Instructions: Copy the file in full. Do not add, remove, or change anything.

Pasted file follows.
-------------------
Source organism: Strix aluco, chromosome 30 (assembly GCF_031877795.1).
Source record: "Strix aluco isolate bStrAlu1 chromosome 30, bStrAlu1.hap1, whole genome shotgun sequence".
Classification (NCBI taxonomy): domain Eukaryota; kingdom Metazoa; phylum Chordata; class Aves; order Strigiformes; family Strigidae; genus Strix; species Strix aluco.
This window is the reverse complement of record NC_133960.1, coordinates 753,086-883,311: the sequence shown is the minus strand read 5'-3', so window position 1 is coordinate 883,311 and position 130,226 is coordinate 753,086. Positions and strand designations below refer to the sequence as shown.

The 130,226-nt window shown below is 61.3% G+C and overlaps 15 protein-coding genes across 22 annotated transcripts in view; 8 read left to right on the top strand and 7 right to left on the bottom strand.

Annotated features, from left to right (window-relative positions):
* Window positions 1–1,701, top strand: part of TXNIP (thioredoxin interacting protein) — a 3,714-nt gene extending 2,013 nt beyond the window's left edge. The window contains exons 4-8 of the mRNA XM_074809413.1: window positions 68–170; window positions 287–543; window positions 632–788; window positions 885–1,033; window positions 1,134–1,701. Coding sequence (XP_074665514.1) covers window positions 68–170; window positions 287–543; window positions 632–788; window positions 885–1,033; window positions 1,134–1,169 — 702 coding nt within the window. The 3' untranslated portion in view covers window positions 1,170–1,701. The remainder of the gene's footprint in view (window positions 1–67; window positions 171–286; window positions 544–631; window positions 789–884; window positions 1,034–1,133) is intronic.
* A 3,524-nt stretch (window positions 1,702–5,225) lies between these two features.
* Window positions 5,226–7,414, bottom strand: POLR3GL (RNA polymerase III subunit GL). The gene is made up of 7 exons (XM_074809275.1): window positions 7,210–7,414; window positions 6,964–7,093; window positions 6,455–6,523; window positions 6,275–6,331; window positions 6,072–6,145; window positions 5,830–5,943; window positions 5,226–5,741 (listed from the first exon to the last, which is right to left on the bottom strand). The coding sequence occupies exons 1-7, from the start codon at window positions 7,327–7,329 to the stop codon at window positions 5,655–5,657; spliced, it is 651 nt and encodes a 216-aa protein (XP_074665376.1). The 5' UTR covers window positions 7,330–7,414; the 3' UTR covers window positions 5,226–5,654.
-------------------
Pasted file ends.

Source organism: Strix aluco, chromosome 30 (assembly GCF_031877795.1).
Source record: "Strix aluco isolate bStrAlu1 chromosome 30, bStrAlu1.hap1, whole genome shotgun sequence".
Classification (NCBI taxonomy): domain Eukaryota; kingdom Metazoa; phylum Chordata; class Aves; order Strigiformes; family Strigidae; genus Strix; species Strix aluco.
This window is the reverse complement of record NC_133960.1, coordinates 753,086-883,311: the sequence shown is the minus strand read 5'-3', so window position 1 is coordinate 883,311 and position 130,226 is coordinate 753,086. Positions and strand designations below refer to the sequence as shown.

The 130,226-nt window shown below is 61.3% G+C and overlaps 15 protein-coding genes across 22 annotated transcripts in view; 8 read left to right on the top strand and 7 right to left on the bottom strand.

Annotated features, from left to right (window-relative positions):
* Window positions 1–1,701, top strand: part of TXNIP (thioredoxin interacting protein) — a 3,714-nt gene extending 2,013 nt beyond the window's left edge. The window contains exons 4-8 of the mRNA XM_074809413.1: window positions 68–170; window positions 287–543; window positions 632–788; window positions 885–1,033; window positions 1,134–1,701. Coding sequence (XP_074665514.1) covers window positions 68–170; window positions 287–543; window positions 632–788; window positions 885–1,033; window positions 1,134–1,169 — 702 coding nt within the window. The 3' untranslated portion in view covers window positions 1,170–1,701. The remainder of the gene's footprint in view (window positions 1–67; window positions 171–286; window positions 544–631; window positions 789–884; window positions 1,034–1,133) is intronic.
* A 3,524-nt stretch (window positions 1,702–5,225) lies between these two features.
* Window positions 5,226–7,414, bottom strand: POLR3GL (RNA polymerase III subunit GL). The gene is made up of 7 exons (XM_074809275.1): window positions 7,210–7,414; window positions 6,964–7,093; window positions 6,455–6,523; window positions 6,275–6,331; window positions 6,072–6,145; window positions 5,830–5,943; window positions 5,226–5,741 (listed from the first exon to the last, which is right to left on the bottom strand). The coding sequence occupies exons 1-7, from the start codon at window positions 7,327–7,329 to the stop codon at window positions 5,655–5,657; spliced, it is 651 nt and encodes a 216-aa protein (XP_074665376.1). The 5' UTR covers window positions 7,330–7,414; the 3' UTR covers window positions 5,226–5,654.